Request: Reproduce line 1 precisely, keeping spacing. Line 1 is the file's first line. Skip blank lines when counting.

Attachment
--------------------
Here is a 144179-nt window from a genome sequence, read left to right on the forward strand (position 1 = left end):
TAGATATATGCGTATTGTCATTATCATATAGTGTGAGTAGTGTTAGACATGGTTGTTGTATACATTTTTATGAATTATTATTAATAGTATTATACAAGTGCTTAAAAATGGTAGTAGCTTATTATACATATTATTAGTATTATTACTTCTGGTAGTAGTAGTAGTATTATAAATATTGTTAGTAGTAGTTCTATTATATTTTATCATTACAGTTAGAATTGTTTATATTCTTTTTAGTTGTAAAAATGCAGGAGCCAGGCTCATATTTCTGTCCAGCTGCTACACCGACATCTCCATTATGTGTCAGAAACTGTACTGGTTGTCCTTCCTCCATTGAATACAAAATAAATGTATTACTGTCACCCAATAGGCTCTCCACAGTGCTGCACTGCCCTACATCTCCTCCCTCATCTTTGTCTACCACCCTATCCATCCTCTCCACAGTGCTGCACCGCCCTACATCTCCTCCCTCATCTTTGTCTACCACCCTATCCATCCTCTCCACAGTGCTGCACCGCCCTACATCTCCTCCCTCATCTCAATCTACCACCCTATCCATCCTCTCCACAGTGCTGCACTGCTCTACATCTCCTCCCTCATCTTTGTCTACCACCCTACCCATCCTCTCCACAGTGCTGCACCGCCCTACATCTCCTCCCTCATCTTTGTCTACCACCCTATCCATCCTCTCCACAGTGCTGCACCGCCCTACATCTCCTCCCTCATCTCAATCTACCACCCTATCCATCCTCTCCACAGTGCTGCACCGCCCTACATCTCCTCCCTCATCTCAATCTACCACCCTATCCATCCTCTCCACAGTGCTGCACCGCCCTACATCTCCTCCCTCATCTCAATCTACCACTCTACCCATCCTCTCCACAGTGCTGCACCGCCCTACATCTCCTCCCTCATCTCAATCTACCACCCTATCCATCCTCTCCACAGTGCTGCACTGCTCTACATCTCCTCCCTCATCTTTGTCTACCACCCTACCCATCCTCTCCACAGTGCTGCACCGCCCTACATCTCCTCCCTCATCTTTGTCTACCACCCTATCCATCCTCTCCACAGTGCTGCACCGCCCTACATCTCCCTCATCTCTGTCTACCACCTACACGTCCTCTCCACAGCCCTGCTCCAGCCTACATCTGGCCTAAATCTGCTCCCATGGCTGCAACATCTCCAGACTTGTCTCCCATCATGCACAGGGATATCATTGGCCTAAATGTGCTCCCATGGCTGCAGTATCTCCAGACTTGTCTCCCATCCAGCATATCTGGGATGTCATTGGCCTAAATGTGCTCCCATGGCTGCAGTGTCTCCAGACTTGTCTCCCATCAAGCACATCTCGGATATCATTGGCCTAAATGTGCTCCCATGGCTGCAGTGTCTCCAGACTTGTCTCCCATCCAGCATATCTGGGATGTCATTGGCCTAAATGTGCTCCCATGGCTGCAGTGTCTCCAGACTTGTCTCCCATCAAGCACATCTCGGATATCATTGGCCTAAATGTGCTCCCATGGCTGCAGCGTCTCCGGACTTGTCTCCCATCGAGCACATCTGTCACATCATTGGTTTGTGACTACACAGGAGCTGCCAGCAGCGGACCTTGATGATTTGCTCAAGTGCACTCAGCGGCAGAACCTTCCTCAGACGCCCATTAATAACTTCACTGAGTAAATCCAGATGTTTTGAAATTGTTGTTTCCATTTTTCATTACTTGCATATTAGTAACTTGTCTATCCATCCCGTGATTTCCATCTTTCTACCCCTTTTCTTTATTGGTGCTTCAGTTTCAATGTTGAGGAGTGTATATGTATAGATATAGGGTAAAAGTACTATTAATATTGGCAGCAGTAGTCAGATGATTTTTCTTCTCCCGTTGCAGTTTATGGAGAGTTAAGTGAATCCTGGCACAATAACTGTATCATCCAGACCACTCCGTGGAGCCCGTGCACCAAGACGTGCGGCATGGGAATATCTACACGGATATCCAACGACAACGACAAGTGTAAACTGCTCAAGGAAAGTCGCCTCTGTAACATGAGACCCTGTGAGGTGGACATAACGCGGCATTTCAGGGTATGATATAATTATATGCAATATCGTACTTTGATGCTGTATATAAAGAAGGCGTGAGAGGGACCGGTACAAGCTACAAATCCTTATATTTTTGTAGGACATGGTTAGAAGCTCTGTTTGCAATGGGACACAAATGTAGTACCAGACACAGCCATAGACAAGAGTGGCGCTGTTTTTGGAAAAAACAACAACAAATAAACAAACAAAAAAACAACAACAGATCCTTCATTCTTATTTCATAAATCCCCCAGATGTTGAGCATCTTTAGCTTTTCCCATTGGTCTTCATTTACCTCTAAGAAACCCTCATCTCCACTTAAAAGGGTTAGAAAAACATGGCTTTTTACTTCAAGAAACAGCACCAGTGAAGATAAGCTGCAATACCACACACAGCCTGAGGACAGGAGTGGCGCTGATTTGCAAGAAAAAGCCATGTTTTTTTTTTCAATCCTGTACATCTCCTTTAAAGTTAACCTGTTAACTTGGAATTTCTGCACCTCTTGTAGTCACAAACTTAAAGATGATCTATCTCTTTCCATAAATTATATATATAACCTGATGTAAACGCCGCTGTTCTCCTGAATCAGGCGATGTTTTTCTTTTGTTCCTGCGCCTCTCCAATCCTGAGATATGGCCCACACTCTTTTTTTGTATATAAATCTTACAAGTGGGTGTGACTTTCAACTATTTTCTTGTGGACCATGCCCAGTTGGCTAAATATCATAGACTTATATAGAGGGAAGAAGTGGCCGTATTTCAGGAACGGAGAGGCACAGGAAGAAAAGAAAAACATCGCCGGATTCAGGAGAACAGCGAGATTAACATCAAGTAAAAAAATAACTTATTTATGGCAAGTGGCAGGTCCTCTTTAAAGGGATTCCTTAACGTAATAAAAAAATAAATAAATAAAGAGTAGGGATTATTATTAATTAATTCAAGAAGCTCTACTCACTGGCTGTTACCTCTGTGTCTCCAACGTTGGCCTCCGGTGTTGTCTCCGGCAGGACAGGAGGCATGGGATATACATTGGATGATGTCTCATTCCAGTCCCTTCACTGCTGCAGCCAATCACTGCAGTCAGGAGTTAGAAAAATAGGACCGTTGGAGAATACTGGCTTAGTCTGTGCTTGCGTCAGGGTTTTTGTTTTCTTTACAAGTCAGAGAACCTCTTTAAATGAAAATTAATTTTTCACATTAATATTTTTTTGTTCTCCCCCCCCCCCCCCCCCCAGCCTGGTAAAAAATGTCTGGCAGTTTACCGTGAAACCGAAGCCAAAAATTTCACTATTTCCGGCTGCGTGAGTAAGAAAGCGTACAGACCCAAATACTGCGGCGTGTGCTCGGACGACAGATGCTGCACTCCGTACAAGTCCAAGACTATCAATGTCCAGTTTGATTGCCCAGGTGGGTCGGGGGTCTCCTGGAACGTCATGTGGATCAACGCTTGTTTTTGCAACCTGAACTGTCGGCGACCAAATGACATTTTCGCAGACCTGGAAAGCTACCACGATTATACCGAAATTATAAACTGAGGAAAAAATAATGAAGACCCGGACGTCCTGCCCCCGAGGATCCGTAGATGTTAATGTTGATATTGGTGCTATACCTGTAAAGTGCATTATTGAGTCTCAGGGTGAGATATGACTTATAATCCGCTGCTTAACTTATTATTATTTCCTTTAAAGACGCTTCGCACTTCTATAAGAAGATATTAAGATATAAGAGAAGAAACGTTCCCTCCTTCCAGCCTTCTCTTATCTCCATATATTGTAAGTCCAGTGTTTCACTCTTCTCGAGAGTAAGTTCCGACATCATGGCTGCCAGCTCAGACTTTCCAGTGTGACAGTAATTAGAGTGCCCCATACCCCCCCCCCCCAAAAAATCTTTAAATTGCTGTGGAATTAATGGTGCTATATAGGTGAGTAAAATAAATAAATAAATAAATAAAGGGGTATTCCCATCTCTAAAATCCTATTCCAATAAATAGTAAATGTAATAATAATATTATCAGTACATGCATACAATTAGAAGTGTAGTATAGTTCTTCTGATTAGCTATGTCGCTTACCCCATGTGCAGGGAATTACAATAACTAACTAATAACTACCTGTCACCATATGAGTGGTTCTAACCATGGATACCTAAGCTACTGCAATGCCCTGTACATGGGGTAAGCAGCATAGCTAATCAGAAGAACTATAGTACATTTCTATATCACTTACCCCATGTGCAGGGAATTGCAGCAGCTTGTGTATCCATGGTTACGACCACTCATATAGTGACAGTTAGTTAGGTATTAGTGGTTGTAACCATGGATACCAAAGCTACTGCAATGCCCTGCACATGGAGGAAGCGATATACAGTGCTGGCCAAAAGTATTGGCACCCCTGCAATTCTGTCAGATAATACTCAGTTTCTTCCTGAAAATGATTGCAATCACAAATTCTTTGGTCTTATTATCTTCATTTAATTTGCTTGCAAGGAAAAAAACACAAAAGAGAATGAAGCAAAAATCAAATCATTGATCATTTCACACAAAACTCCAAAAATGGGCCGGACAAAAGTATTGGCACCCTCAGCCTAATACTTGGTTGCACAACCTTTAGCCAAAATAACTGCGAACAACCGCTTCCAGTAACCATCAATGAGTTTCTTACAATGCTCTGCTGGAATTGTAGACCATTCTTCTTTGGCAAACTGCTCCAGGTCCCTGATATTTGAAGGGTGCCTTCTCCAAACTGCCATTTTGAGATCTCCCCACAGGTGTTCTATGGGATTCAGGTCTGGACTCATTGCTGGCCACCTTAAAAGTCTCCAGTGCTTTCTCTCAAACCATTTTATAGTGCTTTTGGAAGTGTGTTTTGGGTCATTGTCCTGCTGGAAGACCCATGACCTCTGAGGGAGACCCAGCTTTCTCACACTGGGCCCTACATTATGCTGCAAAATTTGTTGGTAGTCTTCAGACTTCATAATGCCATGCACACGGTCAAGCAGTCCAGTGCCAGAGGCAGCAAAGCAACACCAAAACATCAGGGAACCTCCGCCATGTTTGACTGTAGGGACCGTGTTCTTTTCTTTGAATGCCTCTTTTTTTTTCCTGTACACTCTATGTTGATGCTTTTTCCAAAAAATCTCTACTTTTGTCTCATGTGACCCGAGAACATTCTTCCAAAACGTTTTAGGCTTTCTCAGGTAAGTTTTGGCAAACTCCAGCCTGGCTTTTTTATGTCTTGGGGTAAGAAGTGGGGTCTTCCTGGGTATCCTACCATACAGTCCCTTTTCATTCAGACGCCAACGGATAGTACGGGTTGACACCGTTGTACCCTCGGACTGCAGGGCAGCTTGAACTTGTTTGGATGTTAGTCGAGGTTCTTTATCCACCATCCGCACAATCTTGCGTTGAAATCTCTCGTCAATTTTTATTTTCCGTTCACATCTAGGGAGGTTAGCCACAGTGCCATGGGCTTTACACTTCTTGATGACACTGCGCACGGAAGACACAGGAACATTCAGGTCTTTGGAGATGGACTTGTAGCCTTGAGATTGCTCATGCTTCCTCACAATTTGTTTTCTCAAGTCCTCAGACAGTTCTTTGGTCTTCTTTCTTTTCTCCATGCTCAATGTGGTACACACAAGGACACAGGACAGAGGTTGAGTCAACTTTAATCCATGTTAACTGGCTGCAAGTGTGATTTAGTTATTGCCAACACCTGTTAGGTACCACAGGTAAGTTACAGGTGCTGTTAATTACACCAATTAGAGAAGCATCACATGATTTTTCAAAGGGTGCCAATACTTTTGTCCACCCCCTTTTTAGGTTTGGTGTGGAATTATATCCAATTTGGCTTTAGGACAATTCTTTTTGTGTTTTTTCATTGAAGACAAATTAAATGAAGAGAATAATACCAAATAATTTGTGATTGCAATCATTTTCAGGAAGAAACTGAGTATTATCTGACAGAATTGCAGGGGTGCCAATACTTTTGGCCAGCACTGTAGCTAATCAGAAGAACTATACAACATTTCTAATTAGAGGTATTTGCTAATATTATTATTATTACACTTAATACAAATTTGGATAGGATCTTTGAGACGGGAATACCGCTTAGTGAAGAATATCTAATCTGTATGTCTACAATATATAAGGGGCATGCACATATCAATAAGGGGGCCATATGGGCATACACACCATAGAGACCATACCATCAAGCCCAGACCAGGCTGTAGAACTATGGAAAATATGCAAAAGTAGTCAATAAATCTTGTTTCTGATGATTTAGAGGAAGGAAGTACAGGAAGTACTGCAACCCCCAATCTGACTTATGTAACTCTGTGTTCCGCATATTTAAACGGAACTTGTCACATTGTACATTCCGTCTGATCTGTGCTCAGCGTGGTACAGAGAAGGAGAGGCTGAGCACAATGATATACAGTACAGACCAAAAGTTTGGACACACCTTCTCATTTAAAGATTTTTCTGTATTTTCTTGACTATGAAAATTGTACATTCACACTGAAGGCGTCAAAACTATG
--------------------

Here is a 144179-nt window from a genome sequence, read left to right on the forward strand (position 1 = left end):